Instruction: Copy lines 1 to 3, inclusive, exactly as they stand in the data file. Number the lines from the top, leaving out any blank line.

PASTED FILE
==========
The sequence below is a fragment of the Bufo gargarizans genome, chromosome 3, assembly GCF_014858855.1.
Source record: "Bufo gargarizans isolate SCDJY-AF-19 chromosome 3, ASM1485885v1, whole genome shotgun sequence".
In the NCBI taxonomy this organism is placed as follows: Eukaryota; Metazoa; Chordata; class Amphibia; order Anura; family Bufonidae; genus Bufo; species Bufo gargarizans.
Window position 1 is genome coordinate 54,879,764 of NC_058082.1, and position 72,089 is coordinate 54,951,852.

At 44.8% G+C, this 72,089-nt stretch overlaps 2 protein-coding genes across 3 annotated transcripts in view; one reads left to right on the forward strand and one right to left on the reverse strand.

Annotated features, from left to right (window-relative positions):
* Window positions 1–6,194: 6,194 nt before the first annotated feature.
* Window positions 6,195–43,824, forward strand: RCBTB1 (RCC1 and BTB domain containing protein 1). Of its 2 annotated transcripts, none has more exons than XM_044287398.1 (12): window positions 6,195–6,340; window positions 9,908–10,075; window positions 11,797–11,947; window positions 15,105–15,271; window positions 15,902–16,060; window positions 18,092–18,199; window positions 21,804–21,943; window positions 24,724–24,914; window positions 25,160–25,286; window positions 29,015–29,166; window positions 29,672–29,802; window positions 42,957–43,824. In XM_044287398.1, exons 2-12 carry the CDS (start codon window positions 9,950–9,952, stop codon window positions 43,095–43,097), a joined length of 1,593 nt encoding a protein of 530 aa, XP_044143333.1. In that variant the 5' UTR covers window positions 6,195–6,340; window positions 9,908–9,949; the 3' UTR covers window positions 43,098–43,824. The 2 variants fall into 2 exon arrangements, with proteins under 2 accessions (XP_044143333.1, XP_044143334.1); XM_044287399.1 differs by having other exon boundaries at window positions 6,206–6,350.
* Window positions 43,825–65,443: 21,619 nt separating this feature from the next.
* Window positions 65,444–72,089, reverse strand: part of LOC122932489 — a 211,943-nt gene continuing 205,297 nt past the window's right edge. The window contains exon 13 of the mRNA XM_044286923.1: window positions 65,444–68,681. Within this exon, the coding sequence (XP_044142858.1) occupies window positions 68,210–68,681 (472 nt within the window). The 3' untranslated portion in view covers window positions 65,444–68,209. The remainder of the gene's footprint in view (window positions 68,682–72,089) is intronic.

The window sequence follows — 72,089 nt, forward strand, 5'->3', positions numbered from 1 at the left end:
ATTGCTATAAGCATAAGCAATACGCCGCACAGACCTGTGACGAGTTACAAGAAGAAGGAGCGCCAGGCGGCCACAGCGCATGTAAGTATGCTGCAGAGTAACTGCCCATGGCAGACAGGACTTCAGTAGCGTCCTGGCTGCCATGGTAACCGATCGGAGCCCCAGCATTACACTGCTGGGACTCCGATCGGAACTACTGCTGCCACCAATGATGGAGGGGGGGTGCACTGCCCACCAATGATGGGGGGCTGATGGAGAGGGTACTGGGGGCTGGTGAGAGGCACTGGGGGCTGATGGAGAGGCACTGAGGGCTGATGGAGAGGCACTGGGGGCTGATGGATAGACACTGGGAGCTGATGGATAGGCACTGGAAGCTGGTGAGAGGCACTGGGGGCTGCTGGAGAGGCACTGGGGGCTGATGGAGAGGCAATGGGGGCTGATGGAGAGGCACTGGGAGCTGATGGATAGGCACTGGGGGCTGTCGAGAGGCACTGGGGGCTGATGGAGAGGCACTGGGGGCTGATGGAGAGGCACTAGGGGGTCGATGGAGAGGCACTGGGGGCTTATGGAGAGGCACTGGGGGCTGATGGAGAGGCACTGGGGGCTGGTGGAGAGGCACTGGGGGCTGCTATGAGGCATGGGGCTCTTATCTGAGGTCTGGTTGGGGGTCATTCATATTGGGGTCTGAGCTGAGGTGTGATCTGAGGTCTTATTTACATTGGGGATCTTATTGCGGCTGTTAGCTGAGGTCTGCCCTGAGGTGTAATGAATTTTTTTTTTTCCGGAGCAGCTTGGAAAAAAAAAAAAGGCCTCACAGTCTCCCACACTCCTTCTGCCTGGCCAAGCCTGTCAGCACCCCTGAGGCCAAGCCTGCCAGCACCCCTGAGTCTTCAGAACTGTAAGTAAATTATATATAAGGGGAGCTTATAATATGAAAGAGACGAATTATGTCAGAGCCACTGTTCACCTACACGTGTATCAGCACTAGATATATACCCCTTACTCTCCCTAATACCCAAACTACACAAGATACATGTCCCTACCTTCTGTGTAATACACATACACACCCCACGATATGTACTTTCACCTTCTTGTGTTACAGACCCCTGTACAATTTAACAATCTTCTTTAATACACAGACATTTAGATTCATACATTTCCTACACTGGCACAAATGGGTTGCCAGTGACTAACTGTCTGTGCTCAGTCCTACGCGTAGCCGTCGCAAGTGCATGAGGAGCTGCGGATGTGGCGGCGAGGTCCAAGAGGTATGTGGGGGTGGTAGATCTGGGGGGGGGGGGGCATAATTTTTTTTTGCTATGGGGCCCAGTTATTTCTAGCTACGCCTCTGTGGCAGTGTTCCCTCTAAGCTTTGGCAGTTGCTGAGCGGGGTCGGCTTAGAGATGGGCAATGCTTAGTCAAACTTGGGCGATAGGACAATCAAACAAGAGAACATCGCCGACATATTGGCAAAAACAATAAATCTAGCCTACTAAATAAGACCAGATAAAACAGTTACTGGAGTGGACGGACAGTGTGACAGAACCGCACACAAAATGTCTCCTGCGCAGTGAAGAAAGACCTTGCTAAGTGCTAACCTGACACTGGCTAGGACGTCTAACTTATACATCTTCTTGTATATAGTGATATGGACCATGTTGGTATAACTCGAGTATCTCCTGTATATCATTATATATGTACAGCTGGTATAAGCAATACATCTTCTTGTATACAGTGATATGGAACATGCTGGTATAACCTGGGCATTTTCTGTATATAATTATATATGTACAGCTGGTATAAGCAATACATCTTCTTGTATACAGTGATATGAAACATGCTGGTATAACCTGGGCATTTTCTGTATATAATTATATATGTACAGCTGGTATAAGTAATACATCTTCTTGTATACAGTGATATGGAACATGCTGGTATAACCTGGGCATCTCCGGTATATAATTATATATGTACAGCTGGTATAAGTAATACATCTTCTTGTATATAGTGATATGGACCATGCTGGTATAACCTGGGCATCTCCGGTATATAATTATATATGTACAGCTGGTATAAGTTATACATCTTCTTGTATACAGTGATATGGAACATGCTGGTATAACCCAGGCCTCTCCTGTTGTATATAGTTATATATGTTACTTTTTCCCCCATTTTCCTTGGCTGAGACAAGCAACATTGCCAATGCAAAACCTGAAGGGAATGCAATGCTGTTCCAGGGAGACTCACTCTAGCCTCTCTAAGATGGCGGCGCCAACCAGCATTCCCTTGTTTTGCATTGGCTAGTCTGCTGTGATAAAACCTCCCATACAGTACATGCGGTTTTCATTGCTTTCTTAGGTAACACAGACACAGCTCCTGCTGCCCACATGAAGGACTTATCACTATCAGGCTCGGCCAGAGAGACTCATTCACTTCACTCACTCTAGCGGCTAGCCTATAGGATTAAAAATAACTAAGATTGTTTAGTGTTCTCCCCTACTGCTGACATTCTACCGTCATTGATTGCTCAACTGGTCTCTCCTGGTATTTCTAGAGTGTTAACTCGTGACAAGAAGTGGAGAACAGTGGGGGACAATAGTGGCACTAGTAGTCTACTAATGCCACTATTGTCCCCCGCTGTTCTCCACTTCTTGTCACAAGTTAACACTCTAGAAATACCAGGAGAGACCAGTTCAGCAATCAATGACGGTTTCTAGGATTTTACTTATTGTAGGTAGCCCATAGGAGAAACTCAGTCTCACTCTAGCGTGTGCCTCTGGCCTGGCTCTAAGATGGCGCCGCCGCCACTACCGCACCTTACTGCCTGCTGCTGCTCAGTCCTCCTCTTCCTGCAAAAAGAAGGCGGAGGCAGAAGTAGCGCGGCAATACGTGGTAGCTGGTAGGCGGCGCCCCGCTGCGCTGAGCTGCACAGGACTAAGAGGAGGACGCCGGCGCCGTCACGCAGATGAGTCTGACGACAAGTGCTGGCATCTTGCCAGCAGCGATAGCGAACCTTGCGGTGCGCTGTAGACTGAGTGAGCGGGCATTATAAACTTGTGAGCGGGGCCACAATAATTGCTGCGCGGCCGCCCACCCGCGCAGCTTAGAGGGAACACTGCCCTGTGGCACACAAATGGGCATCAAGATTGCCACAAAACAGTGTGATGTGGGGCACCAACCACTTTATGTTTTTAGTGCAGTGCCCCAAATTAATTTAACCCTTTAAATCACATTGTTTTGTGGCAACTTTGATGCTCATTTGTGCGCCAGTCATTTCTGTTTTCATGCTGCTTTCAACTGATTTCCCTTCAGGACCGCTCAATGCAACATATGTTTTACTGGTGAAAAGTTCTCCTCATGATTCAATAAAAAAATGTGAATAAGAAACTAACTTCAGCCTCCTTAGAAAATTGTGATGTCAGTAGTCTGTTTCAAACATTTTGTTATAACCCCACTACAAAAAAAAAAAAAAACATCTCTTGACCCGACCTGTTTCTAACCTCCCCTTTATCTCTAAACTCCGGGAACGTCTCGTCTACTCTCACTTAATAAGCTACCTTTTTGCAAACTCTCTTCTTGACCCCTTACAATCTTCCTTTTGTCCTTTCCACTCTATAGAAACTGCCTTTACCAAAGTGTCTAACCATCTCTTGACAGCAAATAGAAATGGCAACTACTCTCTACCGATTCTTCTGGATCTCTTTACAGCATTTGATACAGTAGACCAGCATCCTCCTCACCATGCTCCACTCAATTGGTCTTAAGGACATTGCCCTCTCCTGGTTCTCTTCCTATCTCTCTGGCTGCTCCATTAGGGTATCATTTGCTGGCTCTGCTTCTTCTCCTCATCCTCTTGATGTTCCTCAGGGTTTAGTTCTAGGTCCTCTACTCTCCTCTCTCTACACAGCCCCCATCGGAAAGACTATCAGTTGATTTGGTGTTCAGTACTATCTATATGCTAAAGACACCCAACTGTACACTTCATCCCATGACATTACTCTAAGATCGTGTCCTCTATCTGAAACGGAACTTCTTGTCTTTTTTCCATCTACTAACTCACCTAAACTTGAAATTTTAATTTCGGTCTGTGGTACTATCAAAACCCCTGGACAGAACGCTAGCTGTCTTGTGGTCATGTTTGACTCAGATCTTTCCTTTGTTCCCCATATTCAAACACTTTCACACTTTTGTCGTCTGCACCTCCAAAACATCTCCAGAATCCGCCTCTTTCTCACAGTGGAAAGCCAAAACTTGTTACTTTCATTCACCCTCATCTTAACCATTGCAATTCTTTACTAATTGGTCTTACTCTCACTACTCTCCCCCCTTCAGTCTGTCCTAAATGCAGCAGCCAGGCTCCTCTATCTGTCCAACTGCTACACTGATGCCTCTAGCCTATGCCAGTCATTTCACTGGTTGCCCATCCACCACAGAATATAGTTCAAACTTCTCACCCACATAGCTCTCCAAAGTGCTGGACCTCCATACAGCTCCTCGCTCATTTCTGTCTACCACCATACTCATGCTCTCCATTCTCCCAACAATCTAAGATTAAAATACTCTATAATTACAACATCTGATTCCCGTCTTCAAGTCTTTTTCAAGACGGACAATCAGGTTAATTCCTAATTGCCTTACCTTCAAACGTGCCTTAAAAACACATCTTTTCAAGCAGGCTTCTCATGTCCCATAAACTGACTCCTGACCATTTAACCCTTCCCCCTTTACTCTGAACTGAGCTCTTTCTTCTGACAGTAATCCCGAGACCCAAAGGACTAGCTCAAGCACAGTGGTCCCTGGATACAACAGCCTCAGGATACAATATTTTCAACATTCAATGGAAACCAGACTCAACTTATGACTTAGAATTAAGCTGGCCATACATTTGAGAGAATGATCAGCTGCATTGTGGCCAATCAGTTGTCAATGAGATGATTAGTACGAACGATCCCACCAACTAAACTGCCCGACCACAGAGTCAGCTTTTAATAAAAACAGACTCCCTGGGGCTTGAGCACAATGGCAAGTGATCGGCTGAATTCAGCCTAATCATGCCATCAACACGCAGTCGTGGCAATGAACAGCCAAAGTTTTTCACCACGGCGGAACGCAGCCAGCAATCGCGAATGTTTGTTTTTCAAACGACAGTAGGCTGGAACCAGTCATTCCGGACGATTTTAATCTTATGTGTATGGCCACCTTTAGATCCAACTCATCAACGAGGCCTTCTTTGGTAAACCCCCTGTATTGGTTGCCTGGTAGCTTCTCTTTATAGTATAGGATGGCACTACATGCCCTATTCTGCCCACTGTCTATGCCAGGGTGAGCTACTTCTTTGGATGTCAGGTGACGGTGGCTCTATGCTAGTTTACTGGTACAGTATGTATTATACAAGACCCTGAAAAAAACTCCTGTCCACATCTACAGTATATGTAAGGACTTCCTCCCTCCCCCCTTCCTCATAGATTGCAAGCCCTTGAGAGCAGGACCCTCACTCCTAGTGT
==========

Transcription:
The sequence below is a fragment of the Bufo gargarizans genome, chromosome 3, assembly GCF_014858855.1.
Source record: "Bufo gargarizans isolate SCDJY-AF-19 chromosome 3, ASM1485885v1, whole genome shotgun sequence".
In the NCBI taxonomy this organism is placed as follows: Eukaryota; Metazoa; Chordata; class Amphibia; order Anura; family Bufonidae; genus Bufo; species Bufo gargarizans.